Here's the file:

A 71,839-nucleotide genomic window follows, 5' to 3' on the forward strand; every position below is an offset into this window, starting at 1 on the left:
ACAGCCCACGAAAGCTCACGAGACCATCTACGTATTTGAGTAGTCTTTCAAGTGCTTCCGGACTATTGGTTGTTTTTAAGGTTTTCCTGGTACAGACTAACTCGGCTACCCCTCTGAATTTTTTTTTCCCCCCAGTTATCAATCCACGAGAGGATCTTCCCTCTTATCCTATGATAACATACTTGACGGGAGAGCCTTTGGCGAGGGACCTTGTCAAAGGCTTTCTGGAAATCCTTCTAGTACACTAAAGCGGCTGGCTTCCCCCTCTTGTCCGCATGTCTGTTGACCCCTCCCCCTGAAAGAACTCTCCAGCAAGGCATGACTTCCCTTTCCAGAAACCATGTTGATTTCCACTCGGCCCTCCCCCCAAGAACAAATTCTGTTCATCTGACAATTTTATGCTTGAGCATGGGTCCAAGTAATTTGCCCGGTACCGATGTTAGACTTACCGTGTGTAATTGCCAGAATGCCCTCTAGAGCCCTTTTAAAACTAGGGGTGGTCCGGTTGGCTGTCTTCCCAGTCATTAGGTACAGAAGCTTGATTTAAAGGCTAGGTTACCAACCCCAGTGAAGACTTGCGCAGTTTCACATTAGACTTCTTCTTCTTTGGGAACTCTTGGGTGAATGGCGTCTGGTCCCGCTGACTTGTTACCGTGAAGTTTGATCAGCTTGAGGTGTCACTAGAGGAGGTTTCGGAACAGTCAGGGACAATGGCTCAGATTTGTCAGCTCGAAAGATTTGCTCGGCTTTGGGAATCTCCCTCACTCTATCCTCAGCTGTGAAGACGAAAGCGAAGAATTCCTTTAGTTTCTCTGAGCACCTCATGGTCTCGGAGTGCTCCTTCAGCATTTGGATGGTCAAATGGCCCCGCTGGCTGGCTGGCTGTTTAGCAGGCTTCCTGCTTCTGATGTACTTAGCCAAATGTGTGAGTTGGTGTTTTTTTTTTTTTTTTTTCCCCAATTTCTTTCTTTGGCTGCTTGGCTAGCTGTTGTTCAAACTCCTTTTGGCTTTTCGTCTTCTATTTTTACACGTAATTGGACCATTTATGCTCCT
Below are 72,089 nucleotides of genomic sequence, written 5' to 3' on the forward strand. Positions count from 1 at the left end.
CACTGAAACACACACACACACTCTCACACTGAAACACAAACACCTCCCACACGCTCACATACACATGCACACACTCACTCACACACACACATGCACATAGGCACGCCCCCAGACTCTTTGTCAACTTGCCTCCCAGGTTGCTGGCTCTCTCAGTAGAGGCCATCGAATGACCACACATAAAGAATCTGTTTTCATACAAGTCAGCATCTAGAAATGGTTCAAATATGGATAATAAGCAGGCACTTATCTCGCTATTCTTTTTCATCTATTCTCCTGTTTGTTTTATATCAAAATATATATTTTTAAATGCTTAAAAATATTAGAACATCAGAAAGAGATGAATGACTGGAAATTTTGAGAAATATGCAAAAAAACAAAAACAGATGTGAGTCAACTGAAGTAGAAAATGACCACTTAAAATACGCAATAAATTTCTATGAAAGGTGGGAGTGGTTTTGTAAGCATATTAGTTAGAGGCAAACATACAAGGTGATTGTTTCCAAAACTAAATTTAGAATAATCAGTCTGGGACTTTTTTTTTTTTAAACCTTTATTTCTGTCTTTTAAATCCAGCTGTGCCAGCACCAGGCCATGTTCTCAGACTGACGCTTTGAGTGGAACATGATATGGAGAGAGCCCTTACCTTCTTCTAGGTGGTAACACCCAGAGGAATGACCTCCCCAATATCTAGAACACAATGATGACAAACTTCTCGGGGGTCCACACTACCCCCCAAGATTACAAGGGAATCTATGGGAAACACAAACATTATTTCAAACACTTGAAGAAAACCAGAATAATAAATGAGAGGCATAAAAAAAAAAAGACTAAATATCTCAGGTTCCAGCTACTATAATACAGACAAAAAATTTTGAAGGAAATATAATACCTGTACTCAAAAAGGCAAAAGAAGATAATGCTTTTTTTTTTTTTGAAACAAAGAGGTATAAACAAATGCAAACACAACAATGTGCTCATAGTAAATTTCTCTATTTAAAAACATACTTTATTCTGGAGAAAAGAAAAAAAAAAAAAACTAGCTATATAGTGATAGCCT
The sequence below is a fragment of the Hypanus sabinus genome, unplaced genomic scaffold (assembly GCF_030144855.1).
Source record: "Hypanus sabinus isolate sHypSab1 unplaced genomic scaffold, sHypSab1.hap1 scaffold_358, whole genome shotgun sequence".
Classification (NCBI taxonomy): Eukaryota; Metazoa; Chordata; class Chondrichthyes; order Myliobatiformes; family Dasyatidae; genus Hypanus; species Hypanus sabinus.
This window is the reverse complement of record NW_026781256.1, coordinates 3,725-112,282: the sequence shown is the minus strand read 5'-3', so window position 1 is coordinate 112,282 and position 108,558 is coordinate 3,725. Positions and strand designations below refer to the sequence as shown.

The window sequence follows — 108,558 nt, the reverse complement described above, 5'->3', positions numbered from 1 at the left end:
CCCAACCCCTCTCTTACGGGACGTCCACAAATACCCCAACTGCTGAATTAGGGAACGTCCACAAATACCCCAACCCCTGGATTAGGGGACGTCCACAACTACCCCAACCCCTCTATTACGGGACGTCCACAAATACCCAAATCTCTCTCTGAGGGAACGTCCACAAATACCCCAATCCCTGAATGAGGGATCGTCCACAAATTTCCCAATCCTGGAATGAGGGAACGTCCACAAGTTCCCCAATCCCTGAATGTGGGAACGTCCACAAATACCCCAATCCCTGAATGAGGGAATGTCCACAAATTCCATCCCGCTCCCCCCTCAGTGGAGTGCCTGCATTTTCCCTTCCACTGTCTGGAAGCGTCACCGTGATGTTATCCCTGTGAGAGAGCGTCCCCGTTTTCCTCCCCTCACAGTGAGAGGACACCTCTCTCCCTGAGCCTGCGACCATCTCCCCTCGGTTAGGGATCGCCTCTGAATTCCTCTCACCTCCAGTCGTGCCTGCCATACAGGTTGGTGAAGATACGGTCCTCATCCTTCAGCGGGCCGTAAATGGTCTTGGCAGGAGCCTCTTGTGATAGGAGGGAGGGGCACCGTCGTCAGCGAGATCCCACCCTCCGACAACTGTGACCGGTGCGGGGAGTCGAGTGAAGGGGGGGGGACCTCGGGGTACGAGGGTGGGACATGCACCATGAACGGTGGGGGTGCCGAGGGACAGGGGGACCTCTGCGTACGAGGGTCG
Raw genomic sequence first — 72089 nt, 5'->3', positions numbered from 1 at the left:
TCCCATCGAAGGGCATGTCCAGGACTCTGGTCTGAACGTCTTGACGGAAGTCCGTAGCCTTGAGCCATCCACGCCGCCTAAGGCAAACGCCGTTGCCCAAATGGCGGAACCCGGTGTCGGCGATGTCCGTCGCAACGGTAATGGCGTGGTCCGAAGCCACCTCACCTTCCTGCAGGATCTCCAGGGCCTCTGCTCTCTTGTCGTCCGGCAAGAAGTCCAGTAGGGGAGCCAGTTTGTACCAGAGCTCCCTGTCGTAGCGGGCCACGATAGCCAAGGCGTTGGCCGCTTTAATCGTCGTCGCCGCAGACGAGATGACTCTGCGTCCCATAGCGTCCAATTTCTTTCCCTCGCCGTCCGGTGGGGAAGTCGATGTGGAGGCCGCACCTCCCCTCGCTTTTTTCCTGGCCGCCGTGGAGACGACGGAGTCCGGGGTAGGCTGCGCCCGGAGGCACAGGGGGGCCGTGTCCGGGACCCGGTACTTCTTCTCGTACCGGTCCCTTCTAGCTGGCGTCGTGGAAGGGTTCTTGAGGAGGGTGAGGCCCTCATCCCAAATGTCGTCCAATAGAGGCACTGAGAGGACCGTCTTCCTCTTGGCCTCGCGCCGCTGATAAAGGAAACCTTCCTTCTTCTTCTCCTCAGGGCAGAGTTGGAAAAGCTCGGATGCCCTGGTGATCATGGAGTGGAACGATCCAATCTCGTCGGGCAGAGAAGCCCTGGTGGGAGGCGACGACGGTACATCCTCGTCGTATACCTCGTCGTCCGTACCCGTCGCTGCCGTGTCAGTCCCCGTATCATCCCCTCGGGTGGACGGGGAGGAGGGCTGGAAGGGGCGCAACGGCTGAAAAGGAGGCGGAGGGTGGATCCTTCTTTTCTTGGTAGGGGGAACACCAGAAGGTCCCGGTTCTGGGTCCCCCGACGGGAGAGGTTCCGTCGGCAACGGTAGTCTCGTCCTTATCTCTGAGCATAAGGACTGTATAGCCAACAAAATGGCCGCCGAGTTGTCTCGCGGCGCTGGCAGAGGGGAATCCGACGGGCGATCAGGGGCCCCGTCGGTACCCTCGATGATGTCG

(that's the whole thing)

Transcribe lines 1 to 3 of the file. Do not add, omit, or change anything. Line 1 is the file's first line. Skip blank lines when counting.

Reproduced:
A 71,839-nucleotide genomic window follows, 5' to 3' on the forward strand; every position below is an offset into this window, starting at 1 on the left:
ACAGCCCACGAAAGCTCACGAGACCATCTACGTATTTGAGTAGTCTTTCAAGTGCTTCCGGACTATTGGTTGTTTTTAAGGTTTTCCTGGTACAGACTAACTCGGCTACCCCTCTGAATTTTTTTTTCCCCCCAGTTATCAATCCACGAGAGGATCTTCCCTCTTATCCTATGATAACATACTTGACGGGAGAGCCTTTGGCGAGGGACCTTGTCAAAGGCTTTCTGGAAATCCTTCTAGTACACTAAAGCGGCTGGCTTCCCCCTCTTGTCCGCATGTCTGTTGACCCCTCCCCCTGAAAGAACTCTCCAGCAAGGCATGACTTCCCTTTCCAGAAACCATGTTGATTTCCACTCGGCCCTCCCCCCAAGAACAAATTCTGTTCATCTGACAATTTTATGCTTGAGCATGGGTCCAAGTAATTTGCCCGGTACCGATGTTAGACTTACCGTGTGTAATTGCCAGAATGCCCTCTAGAGCCCTTTTAAAACTAGGGGTGGTCCGGTTGGCTGTCTTCCCAGTCATTAGGTACAGAAGCTTGATTTAAAGGCTAGGTTACCAACCCCAGTGAAGACTTGCGCAGTTTCACATTAGACTTCTTCTTCTTTGGGAACTCTTGGGTGAATGGCGTCTGGTCCCGCTGACTTGTTACCGTGAAGTTTGATCAGCTTGAGGTGTCACTAGAGGAGGTTTCGGAACAGTCAGGGACAATGGCTCAGATTTGTCAGCTCGAAAGATTTGCTCGGCTTTGGGAATCTCCCTCACTCTATCCTCAGCTGTGAAGACGAAAGCGAAGAATTCCTTTAGTTTCTCTGAGCACCTCATGGTCTCGGAGTGCTCCTTCAGCATTTGGATGGTCAAATGGCCCCGCTGGCTGGCTGGCTGTTTAGCAGGCTTCCTGCTTCTGATGTACTTAGCCAAATGTGTGAGTTGGTGTTTTTTTTTTTTTTTTTTCCCCAATTTCTTTCTTTGGCTGCTTGGCTAGCTGTTGTTCAAACTCCTTTTGGCTTTTCGTCTTCTATTTTTACACGTAATTGGACCATTTATGCTCCT
Below are 72,089 nucleotides of genomic sequence, written 5' to 3' on the forward strand. Positions count from 1 at the left end.